Forget about solving all these crimes; the signal triumph here is (spoiler) the heroine’s survival.

Pub Date: March 17, 2020

ISBN: 978-1-9821-3888-2

Page Count: 352

Publisher: Scribner

Review Posted Online: Dec. 23, 2019

Kirkus Reviews Issue: Jan. 15, 2020

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Miller makes Homer pertinent to women facing 21st-century monsters.

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A retelling of ancient Greek lore gives exhilarating voice to a witch.

“Monsters are a boon for gods. Imagine all the prayers.” So says Circe, a sly, petulant, and finally commanding voice that narrates the entirety of Miller’s dazzling second novel. The writer returns to Homer, the wellspring that led her to an Orange Prize for The Song of Achilles (2012). This time, she dips into The Odyssey for the legend of Circe, a nymph who turns Odysseus’ crew of men into pigs. The novel, with its distinctive feminist tang, starts with the sentence: “When I was born, the name for what I was did not exist.” Readers will relish following the puzzle of this unpromising daughter of the sun god Helios and his wife, Perse, who had negligible use for their child. It takes banishment to the island Aeaea for Circe to sense her calling as a sorceress: “I will not be like a bird bred in a cage, I thought, too dull to fly even when the door stands open. I stepped into those woods and my life began.” This lonely, scorned figure learns herbs and potions, surrounds herself with lions, and, in a heart-stopping chapter, outwits the monster Scylla to propel Daedalus and his boat to safety. She makes lovers of Hermes and then two mortal men. She midwifes the birth of the Minotaur on Crete and performs her own C-section. And as she grows in power, she muses that “not even Odysseus could talk his way past [her] witchcraft. He had talked his way past the witch instead.” Circe’s fascination with mortals becomes the book’s marrow and delivers its thrilling ending. All the while, the supernatural sits intriguingly alongside “the tonic of ordinary things.” A few passages coil toward melodrama, and one inelegant line after a rape seems jarringly modern, but the spell holds fast. Expect Miller’s readership to mushroom like one of Circe’s spells.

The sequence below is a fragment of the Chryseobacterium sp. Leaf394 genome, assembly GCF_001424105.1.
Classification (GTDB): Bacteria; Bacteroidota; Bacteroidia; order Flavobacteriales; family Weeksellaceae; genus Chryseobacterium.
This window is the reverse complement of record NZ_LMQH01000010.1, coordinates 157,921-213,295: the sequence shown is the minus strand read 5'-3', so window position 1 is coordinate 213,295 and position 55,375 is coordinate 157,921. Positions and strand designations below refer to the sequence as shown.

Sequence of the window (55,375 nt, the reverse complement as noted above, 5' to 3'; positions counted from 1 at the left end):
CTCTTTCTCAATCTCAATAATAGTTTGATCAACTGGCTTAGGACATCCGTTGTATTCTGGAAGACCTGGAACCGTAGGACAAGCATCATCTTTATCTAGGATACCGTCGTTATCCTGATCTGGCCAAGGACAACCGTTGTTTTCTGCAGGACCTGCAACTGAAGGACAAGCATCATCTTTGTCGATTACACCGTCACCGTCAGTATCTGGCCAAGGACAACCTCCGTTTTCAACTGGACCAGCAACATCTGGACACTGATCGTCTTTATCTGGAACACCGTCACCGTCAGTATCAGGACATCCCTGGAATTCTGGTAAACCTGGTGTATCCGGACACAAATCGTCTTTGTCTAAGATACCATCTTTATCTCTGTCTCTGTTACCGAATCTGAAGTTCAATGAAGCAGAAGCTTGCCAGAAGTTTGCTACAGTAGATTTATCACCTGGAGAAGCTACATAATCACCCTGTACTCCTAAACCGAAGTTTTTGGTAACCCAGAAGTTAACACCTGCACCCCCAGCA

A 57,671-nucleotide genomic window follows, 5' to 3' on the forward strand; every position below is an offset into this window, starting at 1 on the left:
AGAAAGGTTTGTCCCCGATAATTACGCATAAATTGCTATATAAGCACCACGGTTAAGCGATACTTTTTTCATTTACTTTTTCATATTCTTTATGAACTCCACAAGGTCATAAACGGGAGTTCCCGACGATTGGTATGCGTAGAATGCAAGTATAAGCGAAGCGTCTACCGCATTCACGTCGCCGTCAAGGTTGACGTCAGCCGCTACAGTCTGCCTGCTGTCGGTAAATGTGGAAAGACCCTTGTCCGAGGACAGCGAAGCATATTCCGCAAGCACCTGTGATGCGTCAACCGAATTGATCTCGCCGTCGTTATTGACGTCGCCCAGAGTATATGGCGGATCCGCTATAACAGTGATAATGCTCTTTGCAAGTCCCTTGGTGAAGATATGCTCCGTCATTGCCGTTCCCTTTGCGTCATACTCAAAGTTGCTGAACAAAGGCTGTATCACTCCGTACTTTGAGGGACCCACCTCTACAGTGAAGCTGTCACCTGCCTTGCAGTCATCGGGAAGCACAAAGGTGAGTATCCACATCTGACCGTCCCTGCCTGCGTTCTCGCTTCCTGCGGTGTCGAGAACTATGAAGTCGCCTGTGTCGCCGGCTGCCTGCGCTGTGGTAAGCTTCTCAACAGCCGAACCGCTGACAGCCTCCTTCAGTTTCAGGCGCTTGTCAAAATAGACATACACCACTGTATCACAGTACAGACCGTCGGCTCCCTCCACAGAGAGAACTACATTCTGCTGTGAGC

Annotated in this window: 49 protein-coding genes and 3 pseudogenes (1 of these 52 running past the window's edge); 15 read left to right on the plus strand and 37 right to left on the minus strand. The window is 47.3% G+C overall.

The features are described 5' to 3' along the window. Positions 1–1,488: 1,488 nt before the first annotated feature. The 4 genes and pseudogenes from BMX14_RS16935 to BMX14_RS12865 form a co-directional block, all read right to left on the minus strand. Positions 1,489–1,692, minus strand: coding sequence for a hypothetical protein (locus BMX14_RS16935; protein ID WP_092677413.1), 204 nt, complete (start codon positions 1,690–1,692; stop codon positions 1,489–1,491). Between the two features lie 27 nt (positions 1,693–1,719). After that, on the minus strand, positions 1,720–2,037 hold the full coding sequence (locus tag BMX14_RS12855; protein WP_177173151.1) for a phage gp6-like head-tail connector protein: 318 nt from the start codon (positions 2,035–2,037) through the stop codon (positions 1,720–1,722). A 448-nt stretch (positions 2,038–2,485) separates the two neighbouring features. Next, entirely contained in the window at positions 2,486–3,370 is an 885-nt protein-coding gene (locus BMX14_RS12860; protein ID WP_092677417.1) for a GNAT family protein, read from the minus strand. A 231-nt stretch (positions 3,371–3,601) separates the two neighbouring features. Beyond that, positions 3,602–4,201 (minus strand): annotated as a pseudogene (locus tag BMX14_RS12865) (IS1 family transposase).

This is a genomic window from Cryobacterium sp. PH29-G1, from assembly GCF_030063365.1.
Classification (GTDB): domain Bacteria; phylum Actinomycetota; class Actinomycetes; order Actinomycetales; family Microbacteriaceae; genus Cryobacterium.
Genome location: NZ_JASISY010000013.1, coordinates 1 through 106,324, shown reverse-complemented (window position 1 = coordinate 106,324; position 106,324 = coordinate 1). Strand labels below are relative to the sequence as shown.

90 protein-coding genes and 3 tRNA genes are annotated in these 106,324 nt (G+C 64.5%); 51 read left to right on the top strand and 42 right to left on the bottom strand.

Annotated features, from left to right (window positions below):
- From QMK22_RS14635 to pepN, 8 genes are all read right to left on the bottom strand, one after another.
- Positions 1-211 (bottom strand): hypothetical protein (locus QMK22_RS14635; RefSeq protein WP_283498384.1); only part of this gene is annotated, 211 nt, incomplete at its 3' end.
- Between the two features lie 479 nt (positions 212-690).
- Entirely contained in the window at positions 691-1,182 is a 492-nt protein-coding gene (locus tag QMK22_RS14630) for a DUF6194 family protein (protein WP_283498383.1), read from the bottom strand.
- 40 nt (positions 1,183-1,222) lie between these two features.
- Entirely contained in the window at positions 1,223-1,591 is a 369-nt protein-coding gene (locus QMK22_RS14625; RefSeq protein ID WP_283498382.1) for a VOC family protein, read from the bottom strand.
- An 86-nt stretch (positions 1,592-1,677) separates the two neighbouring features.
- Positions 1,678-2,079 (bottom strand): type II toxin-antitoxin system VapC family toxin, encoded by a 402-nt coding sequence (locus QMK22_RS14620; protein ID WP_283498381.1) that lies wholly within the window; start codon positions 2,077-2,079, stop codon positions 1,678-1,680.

Miller makes Homer pertinent to women facing 21st-century monsters.

Pub Date: April 10, 2018

ISBN: 978-0-316-55634-7

Page Count: 400

Publisher: Little, Brown

Review Posted Online: Jan. 23, 2018

Kirkus Reviews Issue: Feb. 1, 2018